Claire Fuller’s ‘Stocktake report’ for NHS England, published in May 2022, found likewise: despite reported record numbers of GP appointments, the 08:00 Monday morning scramble for an appointment “has now become synonymous with patient frustration”. 

“Primary care teams are stretched beyond capacity, with staff morale at a record low. In short, left as it is, primary care as we know it will become unsustainable in a relatively short period of time,” the report said.

The British Medical Association’s continual analysis of GP workforce data is truly striking, showing reductions in senior GP numbers and in working hours; however, as we all know, primary care is about more than just GPs. In May 2018, NHS Providers research revealed that the community nursing workforce had contracted by 14% since May 2010, amounting to a loss of 6,000 posts. Similarly, the number of district nurses had reduced by 44% in the same period.

But is the pharmacy sector ready to come to the rescue? In December 2022, the Royal Pharmaceutical Society’s ten-year vision for pharmacy observed that there were “so many opportunities for pharmacy teams to provide better support to patients and the public to prevent ill health, improve health and reduce health inequalities… Some of this potential has been realised in examples of innovation across England before and during the pandemic, but more is needed at scale to realise the full potential of pharmacy in supporting the healthcare system.”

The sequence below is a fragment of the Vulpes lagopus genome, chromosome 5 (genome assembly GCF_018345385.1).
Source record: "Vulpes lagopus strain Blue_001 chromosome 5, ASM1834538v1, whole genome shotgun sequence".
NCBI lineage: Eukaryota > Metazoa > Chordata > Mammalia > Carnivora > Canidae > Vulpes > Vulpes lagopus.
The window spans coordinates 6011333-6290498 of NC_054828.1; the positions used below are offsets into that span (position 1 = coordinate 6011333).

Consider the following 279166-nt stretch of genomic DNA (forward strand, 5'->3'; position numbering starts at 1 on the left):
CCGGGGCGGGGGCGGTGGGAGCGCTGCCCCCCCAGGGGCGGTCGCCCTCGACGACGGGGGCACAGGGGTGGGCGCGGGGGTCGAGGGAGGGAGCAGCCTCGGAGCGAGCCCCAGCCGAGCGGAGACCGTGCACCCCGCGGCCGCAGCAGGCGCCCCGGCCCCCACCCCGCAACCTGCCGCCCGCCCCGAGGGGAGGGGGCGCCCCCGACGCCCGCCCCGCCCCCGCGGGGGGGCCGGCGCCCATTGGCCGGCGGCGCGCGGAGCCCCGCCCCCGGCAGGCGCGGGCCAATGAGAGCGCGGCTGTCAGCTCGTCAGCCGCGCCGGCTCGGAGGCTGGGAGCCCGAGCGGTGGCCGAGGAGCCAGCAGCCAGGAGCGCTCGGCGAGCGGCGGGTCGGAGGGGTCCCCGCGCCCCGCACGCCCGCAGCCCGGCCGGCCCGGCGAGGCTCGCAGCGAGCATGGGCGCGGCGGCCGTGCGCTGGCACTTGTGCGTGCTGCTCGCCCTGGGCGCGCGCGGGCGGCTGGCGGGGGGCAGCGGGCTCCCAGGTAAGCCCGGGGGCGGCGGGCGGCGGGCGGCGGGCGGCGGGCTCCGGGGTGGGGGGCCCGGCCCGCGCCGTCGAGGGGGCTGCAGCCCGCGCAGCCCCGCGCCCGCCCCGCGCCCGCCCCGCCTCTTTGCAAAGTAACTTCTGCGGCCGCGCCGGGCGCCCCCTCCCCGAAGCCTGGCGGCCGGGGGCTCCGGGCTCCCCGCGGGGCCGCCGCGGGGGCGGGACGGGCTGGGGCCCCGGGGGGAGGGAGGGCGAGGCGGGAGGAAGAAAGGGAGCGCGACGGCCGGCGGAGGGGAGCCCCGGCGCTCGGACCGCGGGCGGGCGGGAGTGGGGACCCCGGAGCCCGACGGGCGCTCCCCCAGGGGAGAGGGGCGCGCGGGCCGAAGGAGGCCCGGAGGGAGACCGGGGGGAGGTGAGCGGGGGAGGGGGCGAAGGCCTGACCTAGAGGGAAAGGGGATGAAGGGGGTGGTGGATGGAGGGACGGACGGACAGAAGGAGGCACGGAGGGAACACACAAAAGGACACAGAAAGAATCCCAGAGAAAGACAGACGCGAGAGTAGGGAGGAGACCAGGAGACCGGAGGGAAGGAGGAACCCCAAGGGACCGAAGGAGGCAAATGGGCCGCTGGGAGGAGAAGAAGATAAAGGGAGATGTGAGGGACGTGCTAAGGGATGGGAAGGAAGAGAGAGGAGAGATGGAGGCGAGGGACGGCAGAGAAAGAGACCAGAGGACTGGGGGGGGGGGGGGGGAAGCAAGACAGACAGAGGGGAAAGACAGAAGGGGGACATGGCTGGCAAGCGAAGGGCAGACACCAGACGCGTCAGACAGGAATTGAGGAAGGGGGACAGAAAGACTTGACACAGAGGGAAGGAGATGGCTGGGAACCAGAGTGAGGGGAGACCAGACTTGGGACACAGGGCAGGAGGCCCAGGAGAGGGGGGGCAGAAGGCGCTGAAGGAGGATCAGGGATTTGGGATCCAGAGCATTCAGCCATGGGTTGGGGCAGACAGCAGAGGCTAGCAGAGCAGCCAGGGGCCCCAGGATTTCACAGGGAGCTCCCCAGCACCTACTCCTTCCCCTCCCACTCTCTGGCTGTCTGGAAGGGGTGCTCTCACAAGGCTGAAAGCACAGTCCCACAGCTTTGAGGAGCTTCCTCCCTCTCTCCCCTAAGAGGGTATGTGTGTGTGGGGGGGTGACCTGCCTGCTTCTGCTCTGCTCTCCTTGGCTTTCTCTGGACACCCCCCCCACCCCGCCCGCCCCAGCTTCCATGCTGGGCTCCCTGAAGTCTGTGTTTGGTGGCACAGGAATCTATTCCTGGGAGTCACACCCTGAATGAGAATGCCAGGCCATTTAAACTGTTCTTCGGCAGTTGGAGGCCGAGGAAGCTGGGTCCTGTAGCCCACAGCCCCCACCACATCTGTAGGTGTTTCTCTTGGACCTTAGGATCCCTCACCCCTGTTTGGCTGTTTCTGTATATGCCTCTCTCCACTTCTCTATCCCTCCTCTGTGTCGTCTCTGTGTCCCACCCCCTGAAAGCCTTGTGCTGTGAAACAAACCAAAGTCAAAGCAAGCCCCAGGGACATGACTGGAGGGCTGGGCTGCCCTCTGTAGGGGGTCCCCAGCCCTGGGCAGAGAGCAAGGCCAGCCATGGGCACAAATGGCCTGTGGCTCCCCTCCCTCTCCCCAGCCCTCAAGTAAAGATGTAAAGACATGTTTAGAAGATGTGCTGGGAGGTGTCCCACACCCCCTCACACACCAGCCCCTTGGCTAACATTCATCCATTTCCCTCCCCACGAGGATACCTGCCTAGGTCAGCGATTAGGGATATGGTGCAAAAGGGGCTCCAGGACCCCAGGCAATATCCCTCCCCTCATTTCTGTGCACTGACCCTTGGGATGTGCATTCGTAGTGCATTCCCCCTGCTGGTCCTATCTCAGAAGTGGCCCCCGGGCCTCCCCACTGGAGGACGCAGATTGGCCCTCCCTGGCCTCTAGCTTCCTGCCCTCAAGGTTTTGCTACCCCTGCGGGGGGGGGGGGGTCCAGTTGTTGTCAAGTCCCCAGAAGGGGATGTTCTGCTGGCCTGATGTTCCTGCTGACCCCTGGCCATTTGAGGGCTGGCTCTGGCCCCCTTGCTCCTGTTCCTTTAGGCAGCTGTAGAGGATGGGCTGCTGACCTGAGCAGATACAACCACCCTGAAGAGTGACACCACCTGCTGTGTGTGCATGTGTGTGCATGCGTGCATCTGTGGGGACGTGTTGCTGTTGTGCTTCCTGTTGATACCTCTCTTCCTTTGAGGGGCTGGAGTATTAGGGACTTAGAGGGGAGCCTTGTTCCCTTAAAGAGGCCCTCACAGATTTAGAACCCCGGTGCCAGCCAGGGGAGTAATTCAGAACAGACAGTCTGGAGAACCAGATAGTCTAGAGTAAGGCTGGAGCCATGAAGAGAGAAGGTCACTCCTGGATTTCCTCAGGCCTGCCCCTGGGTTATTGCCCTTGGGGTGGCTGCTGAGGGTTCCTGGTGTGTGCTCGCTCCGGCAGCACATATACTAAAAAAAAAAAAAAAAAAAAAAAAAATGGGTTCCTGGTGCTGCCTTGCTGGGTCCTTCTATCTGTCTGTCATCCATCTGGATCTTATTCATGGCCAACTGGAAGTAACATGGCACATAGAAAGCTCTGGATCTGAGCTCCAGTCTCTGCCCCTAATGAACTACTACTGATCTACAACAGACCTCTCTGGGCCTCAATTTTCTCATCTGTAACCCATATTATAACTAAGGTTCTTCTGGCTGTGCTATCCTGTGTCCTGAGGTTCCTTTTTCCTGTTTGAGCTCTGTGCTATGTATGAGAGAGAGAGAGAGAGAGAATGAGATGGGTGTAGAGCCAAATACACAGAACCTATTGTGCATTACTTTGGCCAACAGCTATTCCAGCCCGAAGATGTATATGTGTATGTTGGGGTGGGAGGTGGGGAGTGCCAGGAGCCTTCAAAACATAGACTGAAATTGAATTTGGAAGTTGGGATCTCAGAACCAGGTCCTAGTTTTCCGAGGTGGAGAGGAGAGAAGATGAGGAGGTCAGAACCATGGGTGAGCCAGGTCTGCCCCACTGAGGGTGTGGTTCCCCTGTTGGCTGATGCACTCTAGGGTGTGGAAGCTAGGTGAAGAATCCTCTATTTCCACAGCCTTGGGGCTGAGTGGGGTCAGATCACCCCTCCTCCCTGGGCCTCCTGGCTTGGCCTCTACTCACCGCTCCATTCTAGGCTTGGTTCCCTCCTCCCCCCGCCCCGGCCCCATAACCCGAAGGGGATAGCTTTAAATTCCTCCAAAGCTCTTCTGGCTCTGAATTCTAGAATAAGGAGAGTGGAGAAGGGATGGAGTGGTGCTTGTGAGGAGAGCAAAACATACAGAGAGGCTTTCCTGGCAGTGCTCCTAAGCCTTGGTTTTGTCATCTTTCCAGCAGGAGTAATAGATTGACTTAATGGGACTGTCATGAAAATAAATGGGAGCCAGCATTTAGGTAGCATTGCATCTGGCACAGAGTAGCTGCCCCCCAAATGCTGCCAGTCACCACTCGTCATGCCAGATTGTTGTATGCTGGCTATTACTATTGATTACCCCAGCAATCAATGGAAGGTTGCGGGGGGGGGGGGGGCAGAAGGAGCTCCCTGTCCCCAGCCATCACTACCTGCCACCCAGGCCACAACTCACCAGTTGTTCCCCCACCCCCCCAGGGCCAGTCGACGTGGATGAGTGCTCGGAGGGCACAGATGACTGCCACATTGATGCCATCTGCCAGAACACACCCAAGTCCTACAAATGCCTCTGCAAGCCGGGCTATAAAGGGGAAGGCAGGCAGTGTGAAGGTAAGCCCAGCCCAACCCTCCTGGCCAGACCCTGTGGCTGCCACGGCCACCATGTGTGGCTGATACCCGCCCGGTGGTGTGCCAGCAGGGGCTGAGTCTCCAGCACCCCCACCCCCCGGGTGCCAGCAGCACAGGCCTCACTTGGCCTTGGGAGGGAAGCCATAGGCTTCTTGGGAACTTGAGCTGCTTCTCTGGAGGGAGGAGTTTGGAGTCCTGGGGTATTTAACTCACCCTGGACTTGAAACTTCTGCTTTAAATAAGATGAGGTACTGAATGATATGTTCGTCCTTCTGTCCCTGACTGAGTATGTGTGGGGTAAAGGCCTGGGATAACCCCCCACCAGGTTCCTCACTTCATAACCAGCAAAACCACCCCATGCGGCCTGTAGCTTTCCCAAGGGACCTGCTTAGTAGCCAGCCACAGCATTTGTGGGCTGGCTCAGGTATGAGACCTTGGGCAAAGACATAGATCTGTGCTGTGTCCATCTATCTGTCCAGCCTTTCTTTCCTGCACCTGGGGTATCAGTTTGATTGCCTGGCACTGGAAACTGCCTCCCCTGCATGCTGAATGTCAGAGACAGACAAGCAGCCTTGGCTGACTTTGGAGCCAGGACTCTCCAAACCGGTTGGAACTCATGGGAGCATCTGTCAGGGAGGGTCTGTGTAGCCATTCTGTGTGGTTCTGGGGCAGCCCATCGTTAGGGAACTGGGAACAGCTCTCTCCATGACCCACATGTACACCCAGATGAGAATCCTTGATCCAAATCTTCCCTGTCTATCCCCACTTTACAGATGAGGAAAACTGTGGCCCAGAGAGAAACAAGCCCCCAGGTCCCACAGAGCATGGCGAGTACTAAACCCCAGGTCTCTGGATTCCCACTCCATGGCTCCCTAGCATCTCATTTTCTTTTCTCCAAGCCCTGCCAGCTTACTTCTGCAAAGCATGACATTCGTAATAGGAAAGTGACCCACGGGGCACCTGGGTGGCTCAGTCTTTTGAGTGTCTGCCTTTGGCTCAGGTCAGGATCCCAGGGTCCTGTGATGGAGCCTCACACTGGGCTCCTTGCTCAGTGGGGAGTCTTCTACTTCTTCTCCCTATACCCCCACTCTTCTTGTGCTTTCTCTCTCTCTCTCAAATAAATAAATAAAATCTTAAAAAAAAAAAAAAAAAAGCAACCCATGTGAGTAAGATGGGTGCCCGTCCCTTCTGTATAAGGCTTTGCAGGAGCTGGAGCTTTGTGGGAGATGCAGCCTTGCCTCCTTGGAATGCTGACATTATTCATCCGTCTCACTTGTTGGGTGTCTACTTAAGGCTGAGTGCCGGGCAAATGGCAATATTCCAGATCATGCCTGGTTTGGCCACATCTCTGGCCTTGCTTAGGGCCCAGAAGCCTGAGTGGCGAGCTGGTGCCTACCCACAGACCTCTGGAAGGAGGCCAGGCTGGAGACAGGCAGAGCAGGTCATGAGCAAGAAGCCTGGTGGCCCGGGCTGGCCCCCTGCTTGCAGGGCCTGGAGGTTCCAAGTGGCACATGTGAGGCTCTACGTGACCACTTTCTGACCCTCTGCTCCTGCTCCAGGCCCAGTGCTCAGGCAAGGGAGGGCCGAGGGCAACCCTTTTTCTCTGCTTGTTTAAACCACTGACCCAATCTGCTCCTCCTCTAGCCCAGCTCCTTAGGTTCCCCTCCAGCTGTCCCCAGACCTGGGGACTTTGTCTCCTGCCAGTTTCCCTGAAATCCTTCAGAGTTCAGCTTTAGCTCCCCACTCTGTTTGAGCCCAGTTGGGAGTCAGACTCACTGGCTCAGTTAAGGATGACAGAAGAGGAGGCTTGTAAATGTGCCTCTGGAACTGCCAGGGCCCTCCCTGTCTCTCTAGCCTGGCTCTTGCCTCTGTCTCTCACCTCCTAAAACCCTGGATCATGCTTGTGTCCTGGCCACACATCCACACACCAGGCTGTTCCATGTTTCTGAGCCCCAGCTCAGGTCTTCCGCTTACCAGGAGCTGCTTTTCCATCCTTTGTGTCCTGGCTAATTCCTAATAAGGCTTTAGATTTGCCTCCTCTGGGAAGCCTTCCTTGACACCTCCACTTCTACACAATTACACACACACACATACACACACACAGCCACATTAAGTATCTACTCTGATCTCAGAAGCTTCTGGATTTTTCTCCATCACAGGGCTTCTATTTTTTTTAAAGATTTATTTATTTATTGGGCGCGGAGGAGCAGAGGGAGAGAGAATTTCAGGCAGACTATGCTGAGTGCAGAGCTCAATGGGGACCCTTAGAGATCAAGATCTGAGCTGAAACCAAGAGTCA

It is perfectly plausible that the pharmacist workforce could do more to help ease system pressures across the NHS — provided it is resourced to do so

The reality that many in the sector have been experiencing is that the Community Pharmacy Contractual Framework did not adequately deal with longstanding issues, resources being a big one. This national contract has not seen an increase in funding since 2014.

The five-year 0% contract, published in July 2019, came after significant cuts from 2017 to 2019. The attraction of the putative financial stability of this multi-year deal faded fast in the face of the COVID-19 pandemic and rampant inflation hitting so many prices, including those of utilities.

Closures and cost base reductions are becoming realities. In February 2022, the Company Chemists’ Association revealed “a worrying shortfall of over 3,000 community pharmacists in England”, and pharmacies are closing down, which will further reducing their capacity to help GP practices.

Since January 2023, more than 250 in-store supermarket pharmacies were put at risk of closure across the UK as multiples cut costs, streamline operations and begin to move services online.

Pharmacy is a vital sector and it is perfectly plausible that the pharmacist workforce could do more to help ease system pressures across the NHS primary and community care sector — provided it is resourced to do so.

The government’s revealed preference over a long period of time has been to expand NHS resourcing only when they’re staring down the barrel of a political gun. It isn’t clear whether they yet feel under the requisite pressure to fund pharmacy to work more and differently. Further warm words certainly won’t cut it.

Andy Cowper is editor of Health Policy Insight and a journalist who has written about health policy for 22 years.

Last updated
The Pharmaceutical Journal, PJ, March 2023, Vol 310, No 7971;310(7971)::DOI:10.1211/PJ.2023.1.179122